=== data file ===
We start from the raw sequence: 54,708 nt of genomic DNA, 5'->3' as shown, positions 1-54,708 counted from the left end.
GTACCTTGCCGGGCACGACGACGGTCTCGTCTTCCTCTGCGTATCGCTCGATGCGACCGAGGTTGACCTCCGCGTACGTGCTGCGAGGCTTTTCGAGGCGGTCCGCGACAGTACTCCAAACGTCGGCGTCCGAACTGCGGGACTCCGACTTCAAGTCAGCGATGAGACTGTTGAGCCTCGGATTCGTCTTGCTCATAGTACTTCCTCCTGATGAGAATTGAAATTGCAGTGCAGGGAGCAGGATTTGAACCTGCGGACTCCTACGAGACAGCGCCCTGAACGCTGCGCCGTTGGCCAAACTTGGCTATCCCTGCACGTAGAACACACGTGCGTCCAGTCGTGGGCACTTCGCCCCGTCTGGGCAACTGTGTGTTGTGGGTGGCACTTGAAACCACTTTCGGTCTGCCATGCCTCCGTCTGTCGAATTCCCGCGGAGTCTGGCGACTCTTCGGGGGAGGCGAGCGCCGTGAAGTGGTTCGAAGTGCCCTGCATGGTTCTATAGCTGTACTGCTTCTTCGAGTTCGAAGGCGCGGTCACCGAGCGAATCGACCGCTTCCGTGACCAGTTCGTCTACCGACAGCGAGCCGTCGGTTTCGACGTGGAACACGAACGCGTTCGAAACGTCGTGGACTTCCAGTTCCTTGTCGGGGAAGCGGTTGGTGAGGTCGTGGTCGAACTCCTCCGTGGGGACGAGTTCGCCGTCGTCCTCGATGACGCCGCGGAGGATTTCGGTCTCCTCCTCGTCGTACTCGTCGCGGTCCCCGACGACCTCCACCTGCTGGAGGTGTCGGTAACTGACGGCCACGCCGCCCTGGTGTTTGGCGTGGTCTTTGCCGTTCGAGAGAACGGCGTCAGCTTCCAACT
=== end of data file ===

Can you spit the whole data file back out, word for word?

We start from the raw sequence: 54,708 nt of genomic DNA, 5'->3' as shown, positions 1-54,708 counted from the left end.
GTACCTTGCCGGGCACGACGACGGTCTCGTCTTCCTCTGCGTATCGCTCGATGCGACCGAGGTTGACCTCCGCGTACGTGCTGCGAGGCTTTTCGAGGCGGTCCGCGACAGTACTCCAAACGTCGGCGTCCGAACTGCGGGACTCCGACTTCAAGTCAGCGATGAGACTGTTGAGCCTCGGATTCGTCTTGCTCATAGTACTTCCTCCTGATGAGAATTGAAATTGCAGTGCAGGGAGCAGGATTTGAACCTGCGGACTCCTACGAGACAGCGCCCTGAACGCTGCGCCGTTGGCCAAACTTGGCTATCCCTGCACGTAGAACACACGTGCGTCCAGTCGTGGGCACTTCGCCCCGTCTGGGCAACTGTGTGTTGTGGGTGGCACTTGAAACCACTTTCGGTCTGCCATGCCTCCGTCTGTCGAATTCCCGCGGAGTCTGGCGACTCTTCGGGGGAGGCGAGCGCCGTGAAGTGGTTCGAAGTGCCCTGCATGGTTCTATAGCTGTACTGCTTCTTCGAGTTCGAAGGCGCGGTCACCGAGCGAATCGACCGCTTCCGTGACCAGTTCGTCTACCGACAGCGAGCCGTCGGTTTCGACGTGGAACACGAACGCGTTCGAAACGTCGTGGACTTCCAGTTCCTTGTCGGGGAAGCGGTTGGTGAGGTCGTGGTCGAACTCCTCCGTGGGGACGAGTTCGCCGTCGTCCTCGATGACGCCGCGGAGGATTTCGGTCTCCTCCTCGTCGTACTCGTCGCGGTCCCCGACGACCTCCACCTGCTGGAGGTGTCGGTAACTGACGGCCACGCCGCCCTGGTGTTTGGCGTGGTCTTTGCCGTTCGAGAGAACGGCGTCAGCTTCCAACT